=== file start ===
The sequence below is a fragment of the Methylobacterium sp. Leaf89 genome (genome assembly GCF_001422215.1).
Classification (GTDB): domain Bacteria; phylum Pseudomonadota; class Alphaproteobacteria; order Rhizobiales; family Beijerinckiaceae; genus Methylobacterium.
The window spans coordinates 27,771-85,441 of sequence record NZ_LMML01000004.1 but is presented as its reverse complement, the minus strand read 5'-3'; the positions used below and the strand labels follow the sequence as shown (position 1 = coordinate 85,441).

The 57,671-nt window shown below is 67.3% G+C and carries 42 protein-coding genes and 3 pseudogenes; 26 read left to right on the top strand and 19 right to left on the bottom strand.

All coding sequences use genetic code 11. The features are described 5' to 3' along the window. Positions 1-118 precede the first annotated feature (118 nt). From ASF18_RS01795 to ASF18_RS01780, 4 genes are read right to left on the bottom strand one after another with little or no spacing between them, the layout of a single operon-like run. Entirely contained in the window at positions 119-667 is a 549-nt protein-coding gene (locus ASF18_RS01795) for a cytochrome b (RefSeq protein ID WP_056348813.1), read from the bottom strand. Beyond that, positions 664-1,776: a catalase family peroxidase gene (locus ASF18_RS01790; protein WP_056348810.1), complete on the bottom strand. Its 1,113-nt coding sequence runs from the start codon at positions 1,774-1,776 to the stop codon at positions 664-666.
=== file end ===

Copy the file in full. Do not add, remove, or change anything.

The sequence below is a fragment of the Methylobacterium sp. Leaf89 genome (genome assembly GCF_001422215.1).
Classification (GTDB): domain Bacteria; phylum Pseudomonadota; class Alphaproteobacteria; order Rhizobiales; family Beijerinckiaceae; genus Methylobacterium.
The window spans coordinates 27,771-85,441 of sequence record NZ_LMML01000004.1 but is presented as its reverse complement, the minus strand read 5'-3'; the positions used below and the strand labels follow the sequence as shown (position 1 = coordinate 85,441).

The 57,671-nt window shown below is 67.3% G+C and carries 42 protein-coding genes and 3 pseudogenes; 26 read left to right on the top strand and 19 right to left on the bottom strand.

All coding sequences use genetic code 11. The features are described 5' to 3' along the window. Positions 1-118 precede the first annotated feature (118 nt). From ASF18_RS01795 to ASF18_RS01780, 4 genes are read right to left on the bottom strand one after another with little or no spacing between them, the layout of a single operon-like run. Entirely contained in the window at positions 119-667 is a 549-nt protein-coding gene (locus ASF18_RS01795) for a cytochrome b (RefSeq protein ID WP_056348813.1), read from the bottom strand. Beyond that, positions 664-1,776: a catalase family peroxidase gene (locus ASF18_RS01790; protein WP_056348810.1), complete on the bottom strand. Its 1,113-nt coding sequence runs from the start codon at positions 1,774-1,776 to the stop codon at positions 664-666.